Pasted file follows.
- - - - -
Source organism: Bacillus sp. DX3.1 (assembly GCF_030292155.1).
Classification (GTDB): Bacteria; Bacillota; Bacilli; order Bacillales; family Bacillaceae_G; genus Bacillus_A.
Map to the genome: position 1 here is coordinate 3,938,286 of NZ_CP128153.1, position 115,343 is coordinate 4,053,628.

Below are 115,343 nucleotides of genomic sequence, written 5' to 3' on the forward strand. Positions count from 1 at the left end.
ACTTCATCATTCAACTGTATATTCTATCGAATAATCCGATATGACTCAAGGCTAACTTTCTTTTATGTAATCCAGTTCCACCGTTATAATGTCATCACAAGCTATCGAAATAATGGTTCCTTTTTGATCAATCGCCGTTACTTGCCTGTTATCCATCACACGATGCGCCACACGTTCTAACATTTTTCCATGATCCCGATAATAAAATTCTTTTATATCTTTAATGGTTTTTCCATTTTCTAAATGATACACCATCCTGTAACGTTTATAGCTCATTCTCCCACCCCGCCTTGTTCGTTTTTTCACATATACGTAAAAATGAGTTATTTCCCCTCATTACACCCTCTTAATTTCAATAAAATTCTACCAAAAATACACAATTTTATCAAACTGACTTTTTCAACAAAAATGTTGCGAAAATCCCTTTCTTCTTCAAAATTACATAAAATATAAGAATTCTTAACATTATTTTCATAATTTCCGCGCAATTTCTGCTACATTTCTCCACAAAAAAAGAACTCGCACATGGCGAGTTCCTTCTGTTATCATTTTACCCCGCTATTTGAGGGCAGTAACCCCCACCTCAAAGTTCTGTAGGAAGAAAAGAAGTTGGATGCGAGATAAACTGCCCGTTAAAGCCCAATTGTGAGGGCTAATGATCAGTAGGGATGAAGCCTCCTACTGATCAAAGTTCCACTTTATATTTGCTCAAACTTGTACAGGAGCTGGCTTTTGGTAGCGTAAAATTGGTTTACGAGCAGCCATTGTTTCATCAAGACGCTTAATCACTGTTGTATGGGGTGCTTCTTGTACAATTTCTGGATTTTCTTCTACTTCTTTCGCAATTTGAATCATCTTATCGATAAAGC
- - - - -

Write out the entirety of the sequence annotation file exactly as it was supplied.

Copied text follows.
Source organism: Bacillus sp. DX3.1 (assembly GCF_030292155.1).
Classification (GTDB): Bacteria; Bacillota; Bacilli; order Bacillales; family Bacillaceae_G; genus Bacillus_A.
Map to the genome: position 1 here is coordinate 3,938,286 of NZ_CP128153.1, position 115,343 is coordinate 4,053,628.

Below are 115,343 nucleotides of genomic sequence, written 5' to 3' on the forward strand. Positions count from 1 at the left end.
ACTTCATCATTCAACTGTATATTCTATCGAATAATCCGATATGACTCAAGGCTAACTTTCTTTTATGTAATCCAGTTCCACCGTTATAATGTCATCACAAGCTATCGAAATAATGGTTCCTTTTTGATCAATCGCCGTTACTTGCCTGTTATCCATCACACGATGCGCCACACGTTCTAACATTTTTCCATGATCCCGATAATAAAATTCTTTTATATCTTTAATGGTTTTTCCATTTTCTAAATGATACACCATCCTGTAACGTTTATAGCTCATTCTCCCACCCCGCCTTGTTCGTTTTTTCACATATACGTAAAAATGAGTTATTTCCCCTCATTACACCCTCTTAATTTCAATAAAATTCTACCAAAAATACACAATTTTATCAAACTGACTTTTTCAACAAAAATGTTGCGAAAATCCCTTTCTTCTTCAAAATTACATAAAATATAAGAATTCTTAACATTATTTTCATAATTTCCGCGCAATTTCTGCTACATTTCTCCACAAAAAAAGAACTCGCACATGGCGAGTTCCTTCTGTTATCATTTTACCCCGCTATTTGAGGGCAGTAACCCCCACCTCAAAGTTCTGTAGGAAGAAAAGAAGTTGGATGCGAGATAAACTGCCCGTTAAAGCCCAATTGTGAGGGCTAATGATCAGTAGGGATGAAGCCTCCTACTGATCAAAGTTCCACTTTATATTTGCTCAAACTTGTACAGGAGCTGGCTTTTGGTAGCGTAAAATTGGTTTACGAGCAGCCATTGTTTCATCAAGACGCTTAATCACTGTTGTATGGGGTGCTTCTTGTACAATTTCTGGATTTTCTTCTACTTCTTTCGCAATTTGAATCATCTTATCGATAAAGC